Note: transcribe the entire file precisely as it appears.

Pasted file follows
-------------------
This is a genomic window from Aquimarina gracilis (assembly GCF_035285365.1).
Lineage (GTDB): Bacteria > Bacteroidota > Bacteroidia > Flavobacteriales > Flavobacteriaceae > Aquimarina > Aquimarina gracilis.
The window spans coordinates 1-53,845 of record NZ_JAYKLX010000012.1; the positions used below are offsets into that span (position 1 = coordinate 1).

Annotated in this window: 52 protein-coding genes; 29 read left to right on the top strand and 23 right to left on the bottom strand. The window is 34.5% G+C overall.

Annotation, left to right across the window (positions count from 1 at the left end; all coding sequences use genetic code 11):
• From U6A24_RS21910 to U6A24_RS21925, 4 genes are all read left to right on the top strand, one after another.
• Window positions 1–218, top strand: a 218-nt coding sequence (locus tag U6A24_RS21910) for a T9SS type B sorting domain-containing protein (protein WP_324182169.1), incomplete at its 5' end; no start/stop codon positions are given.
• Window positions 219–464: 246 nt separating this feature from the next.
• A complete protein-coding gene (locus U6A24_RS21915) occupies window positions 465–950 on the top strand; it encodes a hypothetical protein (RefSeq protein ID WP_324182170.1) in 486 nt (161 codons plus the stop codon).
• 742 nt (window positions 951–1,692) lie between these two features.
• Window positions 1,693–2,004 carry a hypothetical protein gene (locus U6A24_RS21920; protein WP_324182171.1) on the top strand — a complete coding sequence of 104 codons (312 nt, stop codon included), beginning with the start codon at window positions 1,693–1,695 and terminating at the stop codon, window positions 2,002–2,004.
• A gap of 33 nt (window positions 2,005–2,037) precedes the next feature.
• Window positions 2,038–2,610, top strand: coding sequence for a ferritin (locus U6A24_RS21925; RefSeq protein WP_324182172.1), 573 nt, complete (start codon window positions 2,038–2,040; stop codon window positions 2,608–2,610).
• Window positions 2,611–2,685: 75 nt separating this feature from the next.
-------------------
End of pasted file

This is a genomic window from Aquimarina gracilis (assembly GCF_035285365.1).
Lineage (GTDB): Bacteria > Bacteroidota > Bacteroidia > Flavobacteriales > Flavobacteriaceae > Aquimarina > Aquimarina gracilis.
The window spans coordinates 1-53,845 of record NZ_JAYKLX010000012.1; the positions used below are offsets into that span (position 1 = coordinate 1).

Annotated in this window: 52 protein-coding genes; 29 read left to right on the top strand and 23 right to left on the bottom strand. The window is 34.5% G+C overall.

Annotation, left to right across the window (positions count from 1 at the left end; all coding sequences use genetic code 11):
• From U6A24_RS21910 to U6A24_RS21925, 4 genes are all read left to right on the top strand, one after another.
• Window positions 1–218, top strand: a 218-nt coding sequence (locus tag U6A24_RS21910) for a T9SS type B sorting domain-containing protein (protein WP_324182169.1), incomplete at its 5' end; no start/stop codon positions are given.
• Window positions 219–464: 246 nt separating this feature from the next.
• A complete protein-coding gene (locus U6A24_RS21915) occupies window positions 465–950 on the top strand; it encodes a hypothetical protein (RefSeq protein ID WP_324182170.1) in 486 nt (161 codons plus the stop codon).
• 742 nt (window positions 951–1,692) lie between these two features.
• Window positions 1,693–2,004 carry a hypothetical protein gene (locus U6A24_RS21920; protein WP_324182171.1) on the top strand — a complete coding sequence of 104 codons (312 nt, stop codon included), beginning with the start codon at window positions 1,693–1,695 and terminating at the stop codon, window positions 2,002–2,004.
• A gap of 33 nt (window positions 2,005–2,037) precedes the next feature.
• Window positions 2,038–2,610, top strand: coding sequence for a ferritin (locus U6A24_RS21925; RefSeq protein WP_324182172.1), 573 nt, complete (start codon window positions 2,038–2,040; stop codon window positions 2,608–2,610).
• Window positions 2,611–2,685: 75 nt separating this feature from the next.